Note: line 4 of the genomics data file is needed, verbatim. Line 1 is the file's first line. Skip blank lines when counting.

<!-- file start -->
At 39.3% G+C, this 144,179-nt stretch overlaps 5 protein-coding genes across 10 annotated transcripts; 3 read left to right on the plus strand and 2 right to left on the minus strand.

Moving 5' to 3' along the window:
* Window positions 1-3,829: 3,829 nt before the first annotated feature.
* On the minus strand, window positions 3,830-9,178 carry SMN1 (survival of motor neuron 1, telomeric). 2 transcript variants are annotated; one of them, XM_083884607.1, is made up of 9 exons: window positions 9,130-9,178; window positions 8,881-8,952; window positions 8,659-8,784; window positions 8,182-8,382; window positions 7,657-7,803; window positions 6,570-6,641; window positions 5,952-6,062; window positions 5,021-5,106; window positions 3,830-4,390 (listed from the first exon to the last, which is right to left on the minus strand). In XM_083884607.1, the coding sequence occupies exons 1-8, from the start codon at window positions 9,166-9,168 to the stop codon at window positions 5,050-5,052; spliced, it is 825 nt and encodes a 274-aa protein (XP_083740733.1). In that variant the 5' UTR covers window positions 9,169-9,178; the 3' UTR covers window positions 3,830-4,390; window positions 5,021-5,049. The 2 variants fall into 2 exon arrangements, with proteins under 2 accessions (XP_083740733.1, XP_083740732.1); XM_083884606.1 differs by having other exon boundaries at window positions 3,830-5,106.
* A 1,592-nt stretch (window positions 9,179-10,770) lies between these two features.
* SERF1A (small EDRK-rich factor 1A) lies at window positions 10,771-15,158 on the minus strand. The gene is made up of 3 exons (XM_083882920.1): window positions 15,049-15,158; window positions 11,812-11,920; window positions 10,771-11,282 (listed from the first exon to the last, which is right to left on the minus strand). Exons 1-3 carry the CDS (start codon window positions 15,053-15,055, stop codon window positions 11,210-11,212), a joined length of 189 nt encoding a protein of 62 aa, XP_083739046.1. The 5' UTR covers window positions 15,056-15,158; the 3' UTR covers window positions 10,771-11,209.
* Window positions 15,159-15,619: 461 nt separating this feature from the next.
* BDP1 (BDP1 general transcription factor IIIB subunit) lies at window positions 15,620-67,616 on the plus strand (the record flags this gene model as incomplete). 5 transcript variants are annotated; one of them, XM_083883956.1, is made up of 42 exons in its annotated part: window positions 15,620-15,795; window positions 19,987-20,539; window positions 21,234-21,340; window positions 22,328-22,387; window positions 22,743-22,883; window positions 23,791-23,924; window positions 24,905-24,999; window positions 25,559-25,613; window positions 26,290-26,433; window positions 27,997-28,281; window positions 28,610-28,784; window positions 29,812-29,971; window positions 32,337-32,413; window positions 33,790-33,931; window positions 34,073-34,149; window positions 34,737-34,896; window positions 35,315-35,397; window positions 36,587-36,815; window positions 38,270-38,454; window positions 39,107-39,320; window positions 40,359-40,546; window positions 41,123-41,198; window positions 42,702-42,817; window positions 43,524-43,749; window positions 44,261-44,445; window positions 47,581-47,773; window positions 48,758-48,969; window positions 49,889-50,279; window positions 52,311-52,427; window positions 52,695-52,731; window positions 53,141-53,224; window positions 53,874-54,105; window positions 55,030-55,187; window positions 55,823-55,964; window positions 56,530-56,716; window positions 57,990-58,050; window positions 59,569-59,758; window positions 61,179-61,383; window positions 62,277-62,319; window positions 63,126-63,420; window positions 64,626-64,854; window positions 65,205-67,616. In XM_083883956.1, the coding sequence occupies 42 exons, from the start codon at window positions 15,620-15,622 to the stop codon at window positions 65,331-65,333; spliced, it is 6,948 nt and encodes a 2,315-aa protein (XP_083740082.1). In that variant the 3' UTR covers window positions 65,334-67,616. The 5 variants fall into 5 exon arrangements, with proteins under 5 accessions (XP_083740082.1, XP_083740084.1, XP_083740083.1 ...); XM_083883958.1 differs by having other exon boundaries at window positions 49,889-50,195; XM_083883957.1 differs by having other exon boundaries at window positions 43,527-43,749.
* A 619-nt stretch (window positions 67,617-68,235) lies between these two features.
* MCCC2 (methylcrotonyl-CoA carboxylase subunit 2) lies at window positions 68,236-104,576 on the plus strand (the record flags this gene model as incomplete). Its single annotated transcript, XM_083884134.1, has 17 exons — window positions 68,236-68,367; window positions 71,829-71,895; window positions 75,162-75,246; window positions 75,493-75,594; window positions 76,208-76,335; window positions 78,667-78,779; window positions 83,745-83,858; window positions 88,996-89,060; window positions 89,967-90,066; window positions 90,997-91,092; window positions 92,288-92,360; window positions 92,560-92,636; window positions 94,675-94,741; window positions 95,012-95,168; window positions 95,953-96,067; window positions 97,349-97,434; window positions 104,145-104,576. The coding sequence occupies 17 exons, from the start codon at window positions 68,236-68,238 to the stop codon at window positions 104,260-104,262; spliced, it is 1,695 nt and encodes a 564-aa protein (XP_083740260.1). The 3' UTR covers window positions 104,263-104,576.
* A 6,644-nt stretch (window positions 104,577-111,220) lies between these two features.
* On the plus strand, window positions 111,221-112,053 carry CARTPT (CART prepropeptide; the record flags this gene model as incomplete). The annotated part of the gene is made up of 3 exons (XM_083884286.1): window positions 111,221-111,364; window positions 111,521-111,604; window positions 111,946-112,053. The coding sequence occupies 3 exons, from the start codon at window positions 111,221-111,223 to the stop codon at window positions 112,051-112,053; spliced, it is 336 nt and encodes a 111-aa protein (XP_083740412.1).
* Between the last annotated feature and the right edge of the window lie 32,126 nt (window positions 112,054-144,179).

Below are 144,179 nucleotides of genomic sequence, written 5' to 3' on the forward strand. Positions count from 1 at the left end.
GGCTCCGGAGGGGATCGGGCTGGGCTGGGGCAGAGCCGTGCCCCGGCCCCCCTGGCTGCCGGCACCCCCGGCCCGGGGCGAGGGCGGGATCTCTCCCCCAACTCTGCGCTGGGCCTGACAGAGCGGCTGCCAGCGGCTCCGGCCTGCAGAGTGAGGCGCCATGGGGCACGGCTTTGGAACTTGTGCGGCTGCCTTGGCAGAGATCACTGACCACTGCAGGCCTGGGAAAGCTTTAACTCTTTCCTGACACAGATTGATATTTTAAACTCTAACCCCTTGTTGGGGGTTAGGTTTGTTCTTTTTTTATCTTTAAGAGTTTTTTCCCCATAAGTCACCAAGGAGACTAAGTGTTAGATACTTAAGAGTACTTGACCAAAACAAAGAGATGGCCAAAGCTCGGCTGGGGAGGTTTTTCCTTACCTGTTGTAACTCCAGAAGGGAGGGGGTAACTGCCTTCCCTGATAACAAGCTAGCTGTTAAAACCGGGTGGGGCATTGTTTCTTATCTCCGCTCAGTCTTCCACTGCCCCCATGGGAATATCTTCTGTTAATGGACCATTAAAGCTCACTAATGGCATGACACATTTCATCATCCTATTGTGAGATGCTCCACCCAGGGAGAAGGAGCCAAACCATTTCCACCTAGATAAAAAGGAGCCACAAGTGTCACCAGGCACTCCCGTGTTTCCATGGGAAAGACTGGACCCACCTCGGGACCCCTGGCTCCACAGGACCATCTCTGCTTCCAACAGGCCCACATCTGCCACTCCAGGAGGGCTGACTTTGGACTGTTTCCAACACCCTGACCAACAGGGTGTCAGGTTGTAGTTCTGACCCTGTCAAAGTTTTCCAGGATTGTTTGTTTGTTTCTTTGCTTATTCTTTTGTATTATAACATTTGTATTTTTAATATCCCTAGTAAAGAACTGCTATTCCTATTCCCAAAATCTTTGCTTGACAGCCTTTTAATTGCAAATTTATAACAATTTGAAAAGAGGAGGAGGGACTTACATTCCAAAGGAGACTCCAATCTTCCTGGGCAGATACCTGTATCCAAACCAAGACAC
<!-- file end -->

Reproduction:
* On the minus strand, window positions 3,830-9,178 carry SMN1 (survival of motor neuron 1, telomeric). 2 transcript variants are annotated; one of them, XM_083884607.1, is made up of 9 exons: window positions 9,130-9,178; window positions 8,881-8,952; window positions 8,659-8,784; window positions 8,182-8,382; window positions 7,657-7,803; window positions 6,570-6,641; window positions 5,952-6,062; window positions 5,021-5,106; window positions 3,830-4,390 (listed from the first exon to the last, which is right to left on the minus strand). In XM_083884607.1, the coding sequence occupies exons 1-8, from the start codon at window positions 9,166-9,168 to the stop codon at window positions 5,050-5,052; spliced, it is 825 nt and encodes a 274-aa protein (XP_083740733.1). In that variant the 5' UTR covers window positions 9,169-9,178; the 3' UTR covers window positions 3,830-4,390; window positions 5,021-5,049. The 2 variants fall into 2 exon arrangements, with proteins under 2 accessions (XP_083740733.1, XP_083740732.1); XM_083884606.1 differs by having other exon boundaries at window positions 3,830-5,106.